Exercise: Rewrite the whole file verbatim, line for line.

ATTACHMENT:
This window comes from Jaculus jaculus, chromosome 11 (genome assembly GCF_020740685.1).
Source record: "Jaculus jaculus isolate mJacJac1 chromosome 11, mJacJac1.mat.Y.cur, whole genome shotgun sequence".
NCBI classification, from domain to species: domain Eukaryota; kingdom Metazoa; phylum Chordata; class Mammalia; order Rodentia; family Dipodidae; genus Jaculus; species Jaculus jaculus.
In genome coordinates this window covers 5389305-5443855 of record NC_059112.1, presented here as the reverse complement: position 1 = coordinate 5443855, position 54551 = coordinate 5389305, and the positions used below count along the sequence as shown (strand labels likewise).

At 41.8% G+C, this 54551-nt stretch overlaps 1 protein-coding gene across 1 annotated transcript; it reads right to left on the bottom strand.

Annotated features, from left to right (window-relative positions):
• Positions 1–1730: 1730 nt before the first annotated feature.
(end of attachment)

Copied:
This window comes from Jaculus jaculus, chromosome 11 (genome assembly GCF_020740685.1).
Source record: "Jaculus jaculus isolate mJacJac1 chromosome 11, mJacJac1.mat.Y.cur, whole genome shotgun sequence".
NCBI classification, from domain to species: domain Eukaryota; kingdom Metazoa; phylum Chordata; class Mammalia; order Rodentia; family Dipodidae; genus Jaculus; species Jaculus jaculus.
In genome coordinates this window covers 5389305-5443855 of record NC_059112.1, presented here as the reverse complement: position 1 = coordinate 5443855, position 54551 = coordinate 5389305, and the positions used below count along the sequence as shown (strand labels likewise).

At 41.8% G+C, this 54551-nt stretch overlaps 1 protein-coding gene across 1 annotated transcript; it reads right to left on the bottom strand.

Annotated features, from left to right (window-relative positions):
• Positions 1–1730: 1730 nt before the first annotated feature.